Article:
7---"We can’t grow by adding more restaurant jobs,” Morici said in a phone interview., Marketwatch

Saturday, April 12, 2014

Today's Links

1--- Time to rebuild infrastructure, Lawrence Summers

Total incomes are about $1.5 trillion less today — or $5,000 per person — than was anticipated in 2007 before the financial crisis began. The share of American adults working has increased only slightly since the recession's trough, and more than 5 million fewer people are working than when employment was at peak levels in the mid-2000s. Median family incomes and hourly wages have remained essentially stagnant for more than a generation.

The single most important step the US government can take to reverse these discouraging trends is to mount a concerted, large-scale program directed at renewing our national infrastructure. At a time of unprecedented low interest rates and long-term unemployment, such a program is good economics but, more fundamentally, it is common sense....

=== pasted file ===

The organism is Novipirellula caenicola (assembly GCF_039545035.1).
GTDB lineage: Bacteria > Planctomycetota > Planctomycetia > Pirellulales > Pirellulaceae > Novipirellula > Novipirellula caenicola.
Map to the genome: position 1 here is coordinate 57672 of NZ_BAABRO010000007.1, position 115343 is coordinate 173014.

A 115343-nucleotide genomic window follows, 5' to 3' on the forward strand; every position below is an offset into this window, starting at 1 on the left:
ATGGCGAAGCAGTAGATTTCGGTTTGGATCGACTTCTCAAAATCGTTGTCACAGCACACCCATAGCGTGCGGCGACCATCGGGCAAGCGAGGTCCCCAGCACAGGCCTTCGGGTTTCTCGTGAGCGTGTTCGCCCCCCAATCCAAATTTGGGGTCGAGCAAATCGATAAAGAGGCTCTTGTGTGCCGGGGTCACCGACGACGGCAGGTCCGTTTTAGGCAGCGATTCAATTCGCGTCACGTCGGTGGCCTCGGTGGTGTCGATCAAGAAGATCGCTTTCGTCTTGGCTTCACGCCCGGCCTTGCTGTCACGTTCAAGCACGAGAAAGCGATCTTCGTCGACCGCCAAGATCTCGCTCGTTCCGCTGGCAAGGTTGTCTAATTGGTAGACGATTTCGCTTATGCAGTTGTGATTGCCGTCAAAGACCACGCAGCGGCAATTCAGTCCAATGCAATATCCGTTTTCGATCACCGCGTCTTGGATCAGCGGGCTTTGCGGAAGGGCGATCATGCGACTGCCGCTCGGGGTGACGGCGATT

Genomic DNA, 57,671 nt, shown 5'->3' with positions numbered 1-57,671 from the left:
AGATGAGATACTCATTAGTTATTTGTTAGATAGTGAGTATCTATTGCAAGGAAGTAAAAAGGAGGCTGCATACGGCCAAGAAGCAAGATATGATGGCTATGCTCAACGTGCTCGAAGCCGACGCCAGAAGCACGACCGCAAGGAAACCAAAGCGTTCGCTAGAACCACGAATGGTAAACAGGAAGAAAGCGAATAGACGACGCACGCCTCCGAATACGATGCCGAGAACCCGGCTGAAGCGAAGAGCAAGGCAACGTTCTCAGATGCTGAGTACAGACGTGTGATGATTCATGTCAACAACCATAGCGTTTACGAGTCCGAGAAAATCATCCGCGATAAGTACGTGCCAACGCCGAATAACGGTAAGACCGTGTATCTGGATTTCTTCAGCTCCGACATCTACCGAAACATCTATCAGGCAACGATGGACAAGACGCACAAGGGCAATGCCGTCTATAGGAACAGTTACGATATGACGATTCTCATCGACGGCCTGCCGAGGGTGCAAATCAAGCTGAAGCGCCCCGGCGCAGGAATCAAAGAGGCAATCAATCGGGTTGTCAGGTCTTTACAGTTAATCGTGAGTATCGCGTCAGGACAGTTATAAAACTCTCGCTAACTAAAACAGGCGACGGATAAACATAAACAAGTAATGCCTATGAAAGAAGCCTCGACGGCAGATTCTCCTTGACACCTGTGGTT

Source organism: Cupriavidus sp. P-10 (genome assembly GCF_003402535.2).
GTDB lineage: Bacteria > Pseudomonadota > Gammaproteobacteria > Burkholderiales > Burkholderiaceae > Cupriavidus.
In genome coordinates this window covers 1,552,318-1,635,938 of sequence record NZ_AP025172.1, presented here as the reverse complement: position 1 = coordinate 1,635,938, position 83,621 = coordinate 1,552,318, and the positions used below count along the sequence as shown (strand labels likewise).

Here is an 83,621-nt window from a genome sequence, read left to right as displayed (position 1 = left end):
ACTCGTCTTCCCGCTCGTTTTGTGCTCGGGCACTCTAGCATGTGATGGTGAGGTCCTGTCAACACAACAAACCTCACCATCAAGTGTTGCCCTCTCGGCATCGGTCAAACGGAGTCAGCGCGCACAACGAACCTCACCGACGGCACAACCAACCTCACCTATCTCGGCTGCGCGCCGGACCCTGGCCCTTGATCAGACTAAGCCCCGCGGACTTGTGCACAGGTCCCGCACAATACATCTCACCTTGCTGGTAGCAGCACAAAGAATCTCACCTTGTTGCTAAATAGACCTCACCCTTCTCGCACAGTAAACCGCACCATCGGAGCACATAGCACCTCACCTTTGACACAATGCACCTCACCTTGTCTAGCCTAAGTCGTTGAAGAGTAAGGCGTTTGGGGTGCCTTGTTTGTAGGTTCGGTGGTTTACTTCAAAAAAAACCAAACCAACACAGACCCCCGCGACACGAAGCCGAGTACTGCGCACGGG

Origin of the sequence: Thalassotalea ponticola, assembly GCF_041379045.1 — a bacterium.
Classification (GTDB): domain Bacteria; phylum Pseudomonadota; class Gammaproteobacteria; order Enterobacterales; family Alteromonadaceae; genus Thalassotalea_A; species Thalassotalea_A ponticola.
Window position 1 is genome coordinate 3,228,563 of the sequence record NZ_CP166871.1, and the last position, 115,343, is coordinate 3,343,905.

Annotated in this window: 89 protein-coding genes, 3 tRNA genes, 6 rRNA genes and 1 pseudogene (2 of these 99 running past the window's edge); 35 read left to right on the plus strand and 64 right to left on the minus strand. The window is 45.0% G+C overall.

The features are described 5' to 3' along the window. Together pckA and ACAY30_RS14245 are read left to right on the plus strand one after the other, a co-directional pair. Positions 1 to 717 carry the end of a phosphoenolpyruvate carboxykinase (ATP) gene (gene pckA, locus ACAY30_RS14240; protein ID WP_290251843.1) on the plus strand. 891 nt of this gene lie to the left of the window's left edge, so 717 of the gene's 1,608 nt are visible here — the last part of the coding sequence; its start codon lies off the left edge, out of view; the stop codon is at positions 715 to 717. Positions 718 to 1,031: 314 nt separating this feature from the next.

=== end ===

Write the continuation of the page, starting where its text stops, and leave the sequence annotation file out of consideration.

There is increasing concern that we may be in an era of secular stagnation in which there is insufficient investment demand to absorb all the financial savings done by households and corporations, even with interest rates so low as to risk financial bubbles. Raising demand through greater infrastructure investment is an antidote for such malaise as well as a source of better employment and economic growth.
Why? Investing in infrastructure offers the prospect of expanded economic capacity
From the intercontinental railway to the interstate highway system to the Internet, American economic progress has depended on fundamental infrastructure investments. Our generation has not been doing its part. It is time for us to step up.